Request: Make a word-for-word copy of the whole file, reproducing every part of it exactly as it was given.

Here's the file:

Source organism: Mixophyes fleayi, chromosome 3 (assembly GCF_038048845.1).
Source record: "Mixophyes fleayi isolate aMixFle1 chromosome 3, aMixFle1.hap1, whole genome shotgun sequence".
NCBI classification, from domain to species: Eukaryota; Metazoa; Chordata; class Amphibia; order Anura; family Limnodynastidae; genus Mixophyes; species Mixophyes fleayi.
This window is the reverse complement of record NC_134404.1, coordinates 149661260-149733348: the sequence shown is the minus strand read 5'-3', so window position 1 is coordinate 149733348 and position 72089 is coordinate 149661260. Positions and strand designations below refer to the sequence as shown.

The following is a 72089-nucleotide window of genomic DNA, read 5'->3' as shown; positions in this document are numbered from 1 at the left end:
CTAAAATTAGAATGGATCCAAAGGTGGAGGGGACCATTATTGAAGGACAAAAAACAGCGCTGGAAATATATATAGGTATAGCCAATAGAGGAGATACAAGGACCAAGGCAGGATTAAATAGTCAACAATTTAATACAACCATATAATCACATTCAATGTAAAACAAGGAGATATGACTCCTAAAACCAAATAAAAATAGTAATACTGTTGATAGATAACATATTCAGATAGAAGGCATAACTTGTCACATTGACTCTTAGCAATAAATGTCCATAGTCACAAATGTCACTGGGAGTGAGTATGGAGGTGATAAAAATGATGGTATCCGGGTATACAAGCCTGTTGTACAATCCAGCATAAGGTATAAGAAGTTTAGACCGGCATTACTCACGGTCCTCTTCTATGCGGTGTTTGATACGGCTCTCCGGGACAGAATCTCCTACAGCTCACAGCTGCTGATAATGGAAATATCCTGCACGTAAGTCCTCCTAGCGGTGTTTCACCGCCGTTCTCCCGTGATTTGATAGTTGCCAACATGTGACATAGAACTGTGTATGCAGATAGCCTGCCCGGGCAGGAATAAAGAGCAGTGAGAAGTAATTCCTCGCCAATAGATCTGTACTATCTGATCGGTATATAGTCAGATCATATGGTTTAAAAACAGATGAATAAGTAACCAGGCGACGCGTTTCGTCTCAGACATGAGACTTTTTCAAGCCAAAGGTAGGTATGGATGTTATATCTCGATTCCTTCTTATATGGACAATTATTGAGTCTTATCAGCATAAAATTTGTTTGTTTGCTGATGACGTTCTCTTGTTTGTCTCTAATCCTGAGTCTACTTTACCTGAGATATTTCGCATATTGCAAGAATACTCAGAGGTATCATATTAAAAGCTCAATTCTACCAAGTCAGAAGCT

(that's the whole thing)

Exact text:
Source organism: Mixophyes fleayi, chromosome 3 (assembly GCF_038048845.1).
Source record: "Mixophyes fleayi isolate aMixFle1 chromosome 3, aMixFle1.hap1, whole genome shotgun sequence".
NCBI classification, from domain to species: Eukaryota; Metazoa; Chordata; class Amphibia; order Anura; family Limnodynastidae; genus Mixophyes; species Mixophyes fleayi.
This window is the reverse complement of record NC_134404.1, coordinates 149661260-149733348: the sequence shown is the minus strand read 5'-3', so window position 1 is coordinate 149733348 and position 72089 is coordinate 149661260. Positions and strand designations below refer to the sequence as shown.

The following is a 72089-nucleotide window of genomic DNA, read 5'->3' as shown; positions in this document are numbered from 1 at the left end:
CTAAAATTAGAATGGATCCAAAGGTGGAGGGGACCATTATTGAAGGACAAAAAACAGCGCTGGAAATATATATAGGTATAGCCAATAGAGGAGATACAAGGACCAAGGCAGGATTAAATAGTCAACAATTTAATACAACCATATAATCACATTCAATGTAAAACAAGGAGATATGACTCCTAAAACCAAATAAAAATAGTAATACTGTTGATAGATAACATATTCAGATAGAAGGCATAACTTGTCACATTGACTCTTAGCAATAAATGTCCATAGTCACAAATGTCACTGGGAGTGAGTATGGAGGTGATAAAAATGATGGTATCCGGGTATACAAGCCTGTTGTACAATCCAGCATAAGGTATAAGAAGTTTAGACCGGCATTACTCACGGTCCTCTTCTATGCGGTGTTTGATACGGCTCTCCGGGACAGAATCTCCTACAGCTCACAGCTGCTGATAATGGAAATATCCTGCACGTAAGTCCTCCTAGCGGTGTTTCACCGCCGTTCTCCCGTGATTTGATAGTTGCCAACATGTGACATAGAACTGTGTATGCAGATAGCCTGCCCGGGCAGGAATAAAGAGCAGTGAGAAGTAATTCCTCGCCAATAGATCTGTACTATCTGATCGGTATATAGTCAGATCATATGGTTTAAAAACAGATGAATAAGTAACCAGGCGACGCGTTTCGTCTCAGACATGAGACTTTTTCAAGCCAAAGGTAGGTATGGATGTTATATCTCGATTCCTTCTTATATGGACAATTATTGAGTCTTATCAGCATAAAATTTGTTTGTTTGCTGATGACGTTCTCTTGTTTGTCTCTAATCCTGAGTCTACTTTACCTGAGATATTTCGCATATTGCAAGAATACTCAGAGGTATCATATTAAAAGCTCAATTCTACCAAGTCAGAAGCT